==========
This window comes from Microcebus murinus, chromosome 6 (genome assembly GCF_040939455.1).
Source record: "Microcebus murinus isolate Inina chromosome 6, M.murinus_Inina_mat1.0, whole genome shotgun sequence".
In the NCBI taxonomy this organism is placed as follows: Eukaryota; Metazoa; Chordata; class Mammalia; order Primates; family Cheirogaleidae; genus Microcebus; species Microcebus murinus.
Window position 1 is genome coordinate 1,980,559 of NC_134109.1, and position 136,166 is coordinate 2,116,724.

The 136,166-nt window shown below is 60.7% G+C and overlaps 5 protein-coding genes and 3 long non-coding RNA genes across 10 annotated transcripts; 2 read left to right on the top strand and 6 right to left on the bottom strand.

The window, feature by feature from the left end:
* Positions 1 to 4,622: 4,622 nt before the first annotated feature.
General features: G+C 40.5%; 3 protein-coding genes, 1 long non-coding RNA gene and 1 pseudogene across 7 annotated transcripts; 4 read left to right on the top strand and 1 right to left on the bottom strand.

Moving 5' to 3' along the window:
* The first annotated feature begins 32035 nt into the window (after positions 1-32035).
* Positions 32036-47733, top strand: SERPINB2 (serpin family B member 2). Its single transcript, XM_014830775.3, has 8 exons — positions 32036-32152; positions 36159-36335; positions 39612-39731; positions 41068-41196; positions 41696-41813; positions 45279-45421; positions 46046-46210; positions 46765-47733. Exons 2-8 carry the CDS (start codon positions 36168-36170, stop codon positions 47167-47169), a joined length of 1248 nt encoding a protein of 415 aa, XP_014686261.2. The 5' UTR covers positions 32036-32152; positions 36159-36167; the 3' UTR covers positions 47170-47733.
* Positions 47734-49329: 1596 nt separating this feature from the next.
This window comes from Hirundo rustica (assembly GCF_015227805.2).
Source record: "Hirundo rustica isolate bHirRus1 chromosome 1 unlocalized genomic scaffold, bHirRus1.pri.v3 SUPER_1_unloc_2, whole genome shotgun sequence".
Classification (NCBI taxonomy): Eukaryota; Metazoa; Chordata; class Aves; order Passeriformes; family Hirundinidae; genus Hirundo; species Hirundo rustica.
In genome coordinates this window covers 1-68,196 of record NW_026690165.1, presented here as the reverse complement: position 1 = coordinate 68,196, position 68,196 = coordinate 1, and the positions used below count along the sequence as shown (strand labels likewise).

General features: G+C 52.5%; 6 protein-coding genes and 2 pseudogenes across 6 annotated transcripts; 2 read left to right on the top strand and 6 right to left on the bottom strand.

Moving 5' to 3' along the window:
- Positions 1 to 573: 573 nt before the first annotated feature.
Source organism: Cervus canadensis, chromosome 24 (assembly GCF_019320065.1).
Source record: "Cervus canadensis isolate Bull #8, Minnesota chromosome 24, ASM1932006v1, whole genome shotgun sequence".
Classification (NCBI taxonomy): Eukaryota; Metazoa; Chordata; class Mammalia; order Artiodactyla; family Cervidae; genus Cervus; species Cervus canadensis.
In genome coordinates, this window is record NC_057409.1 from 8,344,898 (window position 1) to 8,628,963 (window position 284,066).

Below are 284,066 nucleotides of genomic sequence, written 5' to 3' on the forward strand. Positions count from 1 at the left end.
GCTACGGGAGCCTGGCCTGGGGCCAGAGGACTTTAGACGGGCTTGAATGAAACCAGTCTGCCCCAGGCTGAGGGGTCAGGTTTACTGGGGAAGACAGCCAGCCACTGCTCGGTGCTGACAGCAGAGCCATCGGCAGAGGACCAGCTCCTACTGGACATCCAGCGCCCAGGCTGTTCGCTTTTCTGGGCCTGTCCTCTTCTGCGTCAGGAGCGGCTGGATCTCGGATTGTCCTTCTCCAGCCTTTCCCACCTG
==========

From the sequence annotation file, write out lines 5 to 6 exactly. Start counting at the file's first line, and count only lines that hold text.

The 136,166-nt window shown below is 60.7% G+C and overlaps 5 protein-coding genes and 3 long non-coding RNA genes across 10 annotated transcripts; 2 read left to right on the top strand and 6 right to left on the bottom strand.

The window, feature by feature from the left end: